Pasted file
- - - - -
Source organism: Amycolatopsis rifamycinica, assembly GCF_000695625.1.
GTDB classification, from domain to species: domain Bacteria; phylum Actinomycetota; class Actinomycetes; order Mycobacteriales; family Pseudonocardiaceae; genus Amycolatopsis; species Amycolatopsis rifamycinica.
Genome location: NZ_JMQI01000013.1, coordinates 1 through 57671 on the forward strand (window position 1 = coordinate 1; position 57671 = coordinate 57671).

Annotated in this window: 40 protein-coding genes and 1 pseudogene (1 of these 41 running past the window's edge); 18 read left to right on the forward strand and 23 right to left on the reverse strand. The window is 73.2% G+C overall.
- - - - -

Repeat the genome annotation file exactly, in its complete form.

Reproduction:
Source organism: Amycolatopsis rifamycinica, assembly GCF_000695625.1.
GTDB classification, from domain to species: domain Bacteria; phylum Actinomycetota; class Actinomycetes; order Mycobacteriales; family Pseudonocardiaceae; genus Amycolatopsis; species Amycolatopsis rifamycinica.
Genome location: NZ_JMQI01000013.1, coordinates 1 through 57671 on the forward strand (window position 1 = coordinate 1; position 57671 = coordinate 57671).

Annotated in this window: 40 protein-coding genes and 1 pseudogene (1 of these 41 running past the window's edge); 18 read left to right on the forward strand and 23 right to left on the reverse strand. The window is 73.2% G+C overall.